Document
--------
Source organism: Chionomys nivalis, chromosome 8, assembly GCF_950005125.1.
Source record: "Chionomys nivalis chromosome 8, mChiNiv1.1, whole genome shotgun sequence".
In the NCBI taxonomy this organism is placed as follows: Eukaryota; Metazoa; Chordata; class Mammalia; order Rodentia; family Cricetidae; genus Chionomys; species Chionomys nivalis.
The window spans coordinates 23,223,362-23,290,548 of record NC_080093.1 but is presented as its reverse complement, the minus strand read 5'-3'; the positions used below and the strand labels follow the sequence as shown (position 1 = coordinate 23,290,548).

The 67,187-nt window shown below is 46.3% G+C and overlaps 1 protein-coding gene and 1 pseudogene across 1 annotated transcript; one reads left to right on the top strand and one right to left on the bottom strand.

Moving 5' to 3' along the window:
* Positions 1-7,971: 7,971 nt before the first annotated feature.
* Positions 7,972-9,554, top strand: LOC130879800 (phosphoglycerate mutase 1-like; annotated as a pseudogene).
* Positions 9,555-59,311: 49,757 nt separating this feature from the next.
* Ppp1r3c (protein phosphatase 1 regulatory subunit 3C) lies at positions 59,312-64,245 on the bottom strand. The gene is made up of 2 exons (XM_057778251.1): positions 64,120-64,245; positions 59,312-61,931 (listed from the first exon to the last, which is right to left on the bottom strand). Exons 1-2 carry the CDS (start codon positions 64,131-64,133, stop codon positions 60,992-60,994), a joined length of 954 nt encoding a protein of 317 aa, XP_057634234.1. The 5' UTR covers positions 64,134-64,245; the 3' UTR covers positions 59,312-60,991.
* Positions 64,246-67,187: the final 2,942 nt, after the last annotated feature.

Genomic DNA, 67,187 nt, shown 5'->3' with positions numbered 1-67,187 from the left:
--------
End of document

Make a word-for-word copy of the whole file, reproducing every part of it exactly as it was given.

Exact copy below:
Source organism: Chionomys nivalis, chromosome 8, assembly GCF_950005125.1.
Source record: "Chionomys nivalis chromosome 8, mChiNiv1.1, whole genome shotgun sequence".
In the NCBI taxonomy this organism is placed as follows: Eukaryota; Metazoa; Chordata; class Mammalia; order Rodentia; family Cricetidae; genus Chionomys; species Chionomys nivalis.
The window spans coordinates 23,223,362-23,290,548 of record NC_080093.1 but is presented as its reverse complement, the minus strand read 5'-3'; the positions used below and the strand labels follow the sequence as shown (position 1 = coordinate 23,290,548).

The 67,187-nt window shown below is 46.3% G+C and overlaps 1 protein-coding gene and 1 pseudogene across 1 annotated transcript; one reads left to right on the top strand and one right to left on the bottom strand.

Moving 5' to 3' along the window:
* Positions 1-7,971: 7,971 nt before the first annotated feature.
* Positions 7,972-9,554, top strand: LOC130879800 (phosphoglycerate mutase 1-like; annotated as a pseudogene).
* Positions 9,555-59,311: 49,757 nt separating this feature from the next.
* Ppp1r3c (protein phosphatase 1 regulatory subunit 3C) lies at positions 59,312-64,245 on the bottom strand. The gene is made up of 2 exons (XM_057778251.1): positions 64,120-64,245; positions 59,312-61,931 (listed from the first exon to the last, which is right to left on the bottom strand). Exons 1-2 carry the CDS (start codon positions 64,131-64,133, stop codon positions 60,992-60,994), a joined length of 954 nt encoding a protein of 317 aa, XP_057634234.1. The 5' UTR covers positions 64,134-64,245; the 3' UTR covers positions 59,312-60,991.
* Positions 64,246-67,187: the final 2,942 nt, after the last annotated feature.

Genomic DNA, 67,187 nt, shown 5'->3' with positions numbered 1-67,187 from the left: